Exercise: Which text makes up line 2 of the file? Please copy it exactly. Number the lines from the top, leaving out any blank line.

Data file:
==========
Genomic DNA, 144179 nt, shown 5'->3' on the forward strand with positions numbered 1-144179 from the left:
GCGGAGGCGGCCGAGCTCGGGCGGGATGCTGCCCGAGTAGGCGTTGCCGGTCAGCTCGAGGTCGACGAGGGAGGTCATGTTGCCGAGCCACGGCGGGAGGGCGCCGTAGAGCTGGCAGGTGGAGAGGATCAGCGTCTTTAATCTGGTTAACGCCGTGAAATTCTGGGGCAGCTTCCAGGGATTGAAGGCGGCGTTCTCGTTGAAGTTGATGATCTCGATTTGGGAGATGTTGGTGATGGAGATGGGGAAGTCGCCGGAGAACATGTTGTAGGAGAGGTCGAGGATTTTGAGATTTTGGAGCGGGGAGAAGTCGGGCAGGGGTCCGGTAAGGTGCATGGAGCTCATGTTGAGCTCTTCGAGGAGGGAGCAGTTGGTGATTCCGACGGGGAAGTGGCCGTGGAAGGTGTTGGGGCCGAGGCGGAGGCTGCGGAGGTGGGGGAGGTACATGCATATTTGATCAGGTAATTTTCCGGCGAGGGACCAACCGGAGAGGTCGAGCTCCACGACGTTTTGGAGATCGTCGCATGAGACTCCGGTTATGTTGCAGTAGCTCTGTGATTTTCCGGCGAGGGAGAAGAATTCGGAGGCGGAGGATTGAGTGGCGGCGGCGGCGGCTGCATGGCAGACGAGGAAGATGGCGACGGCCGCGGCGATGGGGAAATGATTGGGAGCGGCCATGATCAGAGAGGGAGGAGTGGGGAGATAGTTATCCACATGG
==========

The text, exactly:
GCGGAGGCGGCCGAGCTCGGGCGGGATGCTGCCCGAGTAGGCGTTGCCGGTCAGCTCGAGGTCGACGAGGGAGGTCATGTTGCCGAGCCACGGCGGGAGGGCGCCGTAGAGCTGGCAGGTGGAGAGGATCAGCGTCTTTAATCTGGTTAACGCCGTGAAATTCTGGGGCAGCTTCCAGGGATTGAAGGCGGCGTTCTCGTTGAAGTTGATGATCTCGATTTGGGAGATGTTGGTGATGGAGATGGGGAAGTCGCCGGAGAACATGTTGTAGGAGAGGTCGAGGATTTTGAGATTTTGGAGCGGGGAGAAGTCGGGCAGGGGTCCGGTAAGGTGCATGGAGCTCATGTTGAGCTCTTCGAGGAGGGAGCAGTTGGTGATTCCGACGGGGAAGTGGCCGTGGAAGGTGTTGGGGCCGAGGCGGAGGCTGCGGAGGTGGGGGAGGTACATGCATATTTGATCAGGTAATTTTCCGGCGAGGGACCAACCGGAGAGGTCGAGCTCCACGACGTTTTGGAGATCGTCGCATGAGACTCCGGTTATGTTGCAGTAGCTCTGTGATTTTCCGGCGAGGGAGAAGAATTCGGAGGCGGAGGATTGAGTGGCGGCGGCGGCGGCTGCATGGCAGACGAGGAAGATGGCGACGGCCGCGGCGATGGGGAAATGATTGGGAGCGGCCATGATCAGAGAGGGAGGAGTGGGGAGATAGTTATCCACATGG